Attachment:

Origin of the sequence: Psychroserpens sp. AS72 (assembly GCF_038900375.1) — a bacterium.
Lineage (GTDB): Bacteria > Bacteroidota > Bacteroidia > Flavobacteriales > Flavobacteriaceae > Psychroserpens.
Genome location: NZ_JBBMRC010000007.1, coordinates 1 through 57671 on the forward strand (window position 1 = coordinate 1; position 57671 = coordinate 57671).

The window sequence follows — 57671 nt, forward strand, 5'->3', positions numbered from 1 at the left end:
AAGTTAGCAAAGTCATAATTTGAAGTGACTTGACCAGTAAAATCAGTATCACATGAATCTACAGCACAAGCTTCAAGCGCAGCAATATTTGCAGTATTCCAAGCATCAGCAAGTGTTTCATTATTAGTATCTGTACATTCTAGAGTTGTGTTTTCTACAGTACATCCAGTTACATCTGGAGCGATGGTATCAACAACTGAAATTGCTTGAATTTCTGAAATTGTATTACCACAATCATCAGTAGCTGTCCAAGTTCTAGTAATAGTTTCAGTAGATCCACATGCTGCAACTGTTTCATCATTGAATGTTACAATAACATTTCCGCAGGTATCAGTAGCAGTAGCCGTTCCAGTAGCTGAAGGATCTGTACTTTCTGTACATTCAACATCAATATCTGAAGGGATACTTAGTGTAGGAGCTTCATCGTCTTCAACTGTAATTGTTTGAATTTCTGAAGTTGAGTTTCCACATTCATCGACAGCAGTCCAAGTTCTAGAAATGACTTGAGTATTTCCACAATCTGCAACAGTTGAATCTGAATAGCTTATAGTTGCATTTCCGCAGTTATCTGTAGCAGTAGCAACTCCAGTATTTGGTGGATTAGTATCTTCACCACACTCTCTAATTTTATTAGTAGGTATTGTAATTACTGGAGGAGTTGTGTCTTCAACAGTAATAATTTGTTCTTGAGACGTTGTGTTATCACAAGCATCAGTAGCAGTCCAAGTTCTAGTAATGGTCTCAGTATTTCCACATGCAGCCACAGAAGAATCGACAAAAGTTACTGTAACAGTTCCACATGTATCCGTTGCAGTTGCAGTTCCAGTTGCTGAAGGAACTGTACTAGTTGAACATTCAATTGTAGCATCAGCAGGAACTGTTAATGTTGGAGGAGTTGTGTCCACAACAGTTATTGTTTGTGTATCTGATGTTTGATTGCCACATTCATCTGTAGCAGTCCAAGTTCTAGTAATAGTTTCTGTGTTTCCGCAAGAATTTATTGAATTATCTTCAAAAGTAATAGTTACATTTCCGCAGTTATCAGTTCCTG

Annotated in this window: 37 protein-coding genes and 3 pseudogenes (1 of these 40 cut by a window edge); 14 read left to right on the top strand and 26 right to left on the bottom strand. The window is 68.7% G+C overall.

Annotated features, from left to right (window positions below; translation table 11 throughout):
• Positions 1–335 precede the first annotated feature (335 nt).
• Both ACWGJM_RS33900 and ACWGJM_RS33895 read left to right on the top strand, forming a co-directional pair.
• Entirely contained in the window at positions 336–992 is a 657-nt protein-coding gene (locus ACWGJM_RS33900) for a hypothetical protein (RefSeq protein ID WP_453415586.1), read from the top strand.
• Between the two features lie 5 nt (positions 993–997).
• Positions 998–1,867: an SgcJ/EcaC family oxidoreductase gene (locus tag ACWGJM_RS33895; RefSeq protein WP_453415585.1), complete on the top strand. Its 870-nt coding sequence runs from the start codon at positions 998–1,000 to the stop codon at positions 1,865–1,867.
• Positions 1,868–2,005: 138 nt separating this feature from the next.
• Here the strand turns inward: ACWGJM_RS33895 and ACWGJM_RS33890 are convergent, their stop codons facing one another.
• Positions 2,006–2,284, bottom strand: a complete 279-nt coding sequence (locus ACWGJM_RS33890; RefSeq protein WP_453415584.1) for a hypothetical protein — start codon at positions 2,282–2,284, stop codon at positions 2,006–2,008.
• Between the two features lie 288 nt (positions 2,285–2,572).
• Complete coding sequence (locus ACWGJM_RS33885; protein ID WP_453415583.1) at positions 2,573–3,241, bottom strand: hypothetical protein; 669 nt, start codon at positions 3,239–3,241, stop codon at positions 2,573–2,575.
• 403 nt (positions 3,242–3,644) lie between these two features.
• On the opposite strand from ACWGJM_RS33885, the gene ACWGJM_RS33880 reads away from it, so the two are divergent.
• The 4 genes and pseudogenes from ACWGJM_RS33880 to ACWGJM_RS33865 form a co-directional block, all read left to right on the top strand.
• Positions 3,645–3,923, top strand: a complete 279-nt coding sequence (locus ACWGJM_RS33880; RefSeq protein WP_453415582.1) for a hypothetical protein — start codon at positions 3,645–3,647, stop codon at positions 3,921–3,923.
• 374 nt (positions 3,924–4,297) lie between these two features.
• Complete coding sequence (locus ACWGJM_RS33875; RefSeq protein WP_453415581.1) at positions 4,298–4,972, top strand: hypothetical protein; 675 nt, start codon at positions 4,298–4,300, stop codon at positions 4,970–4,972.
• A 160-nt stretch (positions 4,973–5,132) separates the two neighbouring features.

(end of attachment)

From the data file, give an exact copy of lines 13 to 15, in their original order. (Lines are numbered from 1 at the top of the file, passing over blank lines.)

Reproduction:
• Positions 1,868–2,005: 138 nt separating this feature from the next.
• Here the strand turns inward: ACWGJM_RS33895 and ACWGJM_RS33890 are convergent, their stop codons facing one another.
• Positions 2,006–2,284, bottom strand: a complete 279-nt coding sequence (locus ACWGJM_RS33890; RefSeq protein WP_453415584.1) for a hypothetical protein — start codon at positions 2,282–2,284, stop codon at positions 2,006–2,008.